The Global Health Network is celebrating a major milestone in it’s quest to enable life-saving evidence to be gathered in the world’s poorest countries. This is all about a digital platform for medical researchers around the world that is changing ... Read more
One Million Visits
Reaching one million visits is an amazing achievement for The Global Health Network, demonstrating that the research community do want to work together and speed up the process of developing life-saving treatments and vaccines, or in finding new ways to ...Learn more
Introducing The Global Health Network
The Global Health Network aims to accelerate and streamline research through this innovative digital platform.Learn more
Communities of Practice
The Network is a thriving system of connected, yet individual, areas that are each led by research groups from all over the world.Learn more
The Global Health Network can transform research by enabling researchers to share methods across staff levels, communities, regions, diseases and disciplines of global health.Learn more
Sophisticated technologies, quality assured content
The Network is providing the sophisticated technology and the tools for this to happen allowing researchers to work together online, and to receive rigorous guidance and training that is written by experts.Learn more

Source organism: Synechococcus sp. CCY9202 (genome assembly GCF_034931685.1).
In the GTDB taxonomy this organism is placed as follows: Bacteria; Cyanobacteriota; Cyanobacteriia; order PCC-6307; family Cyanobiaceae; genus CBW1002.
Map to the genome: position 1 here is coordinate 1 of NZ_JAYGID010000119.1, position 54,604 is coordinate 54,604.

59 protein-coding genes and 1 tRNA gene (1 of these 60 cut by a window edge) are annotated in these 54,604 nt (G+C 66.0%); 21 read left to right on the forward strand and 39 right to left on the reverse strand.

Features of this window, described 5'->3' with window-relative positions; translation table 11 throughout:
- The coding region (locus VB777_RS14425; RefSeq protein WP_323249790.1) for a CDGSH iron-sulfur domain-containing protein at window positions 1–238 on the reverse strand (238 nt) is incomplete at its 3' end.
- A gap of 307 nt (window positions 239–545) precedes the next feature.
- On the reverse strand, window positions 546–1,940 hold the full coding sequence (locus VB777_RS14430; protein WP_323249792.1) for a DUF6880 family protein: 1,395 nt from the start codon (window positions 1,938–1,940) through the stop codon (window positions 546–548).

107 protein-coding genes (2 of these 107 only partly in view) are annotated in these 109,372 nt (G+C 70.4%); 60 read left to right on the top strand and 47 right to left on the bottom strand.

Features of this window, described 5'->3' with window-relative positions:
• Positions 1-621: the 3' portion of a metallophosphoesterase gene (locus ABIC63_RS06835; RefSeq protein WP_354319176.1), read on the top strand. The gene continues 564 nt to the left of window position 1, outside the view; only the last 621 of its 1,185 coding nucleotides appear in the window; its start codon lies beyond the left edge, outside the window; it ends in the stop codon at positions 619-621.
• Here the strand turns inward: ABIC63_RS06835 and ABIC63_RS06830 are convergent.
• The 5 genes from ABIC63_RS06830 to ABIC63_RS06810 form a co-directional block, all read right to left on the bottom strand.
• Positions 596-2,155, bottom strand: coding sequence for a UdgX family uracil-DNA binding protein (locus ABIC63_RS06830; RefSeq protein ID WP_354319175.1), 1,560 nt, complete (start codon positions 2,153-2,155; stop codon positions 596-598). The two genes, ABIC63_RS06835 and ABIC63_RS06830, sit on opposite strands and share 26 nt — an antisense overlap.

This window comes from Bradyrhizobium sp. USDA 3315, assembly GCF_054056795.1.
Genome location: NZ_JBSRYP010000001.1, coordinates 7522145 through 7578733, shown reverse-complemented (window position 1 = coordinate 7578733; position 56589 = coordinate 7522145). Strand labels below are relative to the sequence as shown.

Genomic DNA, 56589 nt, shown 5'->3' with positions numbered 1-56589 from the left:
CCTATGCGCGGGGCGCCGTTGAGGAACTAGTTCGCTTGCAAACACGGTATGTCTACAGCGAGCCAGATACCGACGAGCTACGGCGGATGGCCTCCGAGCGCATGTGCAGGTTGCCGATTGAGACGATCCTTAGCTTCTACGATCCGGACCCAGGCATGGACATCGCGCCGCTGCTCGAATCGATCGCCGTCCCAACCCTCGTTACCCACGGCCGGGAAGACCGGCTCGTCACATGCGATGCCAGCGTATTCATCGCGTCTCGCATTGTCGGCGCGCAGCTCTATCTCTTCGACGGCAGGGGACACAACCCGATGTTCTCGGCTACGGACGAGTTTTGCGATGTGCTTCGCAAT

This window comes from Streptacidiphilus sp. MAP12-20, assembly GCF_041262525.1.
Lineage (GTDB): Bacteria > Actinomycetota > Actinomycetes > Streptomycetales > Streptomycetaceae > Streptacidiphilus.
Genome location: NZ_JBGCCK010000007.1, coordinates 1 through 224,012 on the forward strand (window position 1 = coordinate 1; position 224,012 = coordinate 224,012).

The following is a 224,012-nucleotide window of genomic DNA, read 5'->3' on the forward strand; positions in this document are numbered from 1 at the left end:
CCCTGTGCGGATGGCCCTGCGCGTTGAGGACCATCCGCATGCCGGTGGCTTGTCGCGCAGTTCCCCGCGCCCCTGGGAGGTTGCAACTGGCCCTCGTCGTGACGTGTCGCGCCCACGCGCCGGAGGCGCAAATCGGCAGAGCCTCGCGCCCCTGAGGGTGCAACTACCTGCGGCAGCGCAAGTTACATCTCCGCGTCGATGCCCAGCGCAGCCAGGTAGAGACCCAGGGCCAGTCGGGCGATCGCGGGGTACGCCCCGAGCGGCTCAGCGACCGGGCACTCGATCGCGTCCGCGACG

Global Health Research Process Map
The Global Health Research Process Map, the first digital toolkit designed to enable researchers anywhere in the world to conduct rigorous global health research. It’s an open-access and internationally-available online resource that guides every process and method needed to initiate ...Learn more
INTERGROWTH-21st International Standards for Head Circumference
In response to the recent news about the Zika virus, we draw your attention to the International INTERGROWTH-21st Standards for Head Circumference of newborns.Learn more
A new study led by clinician-researchers at Beth Israel Deaconess Medical Center (BIDMC) has found that hospital-led interventions over a seven-year period were associated with a significant reduction in the hospital's Cesarean delivery rate. The study appears online in The ... Read more
Young people with mental health problems who have contact with mental health services are significantly less likely to suffer from clinical depression later in their adolescence than those with equivalent difficulties who do not receive treatment, according to new research ... Read more
More mothers now need surgery to deliver a baby due to their narrow pelvis size, according to a study. Researchers estimate cases where the baby cannot fit down the birth canal have increased from 30 in 1,000 in the 1960s ... Read more
The "Midwives voices, midwives realities report 2016" documents the voices and realities of 2470 midwifery personnel in 93 countries and describes, from their perspective, the barriers they experience to providing quality, respectful care for women, newborns and their families. The ... Read more
Each year, about 210 million women become pregnant and about 140 million newborn babies are delivered. The sheer scale of maternal health issues makes maternal well being and survival vital concerns. A decade after The Lancet published a Series on ... Read more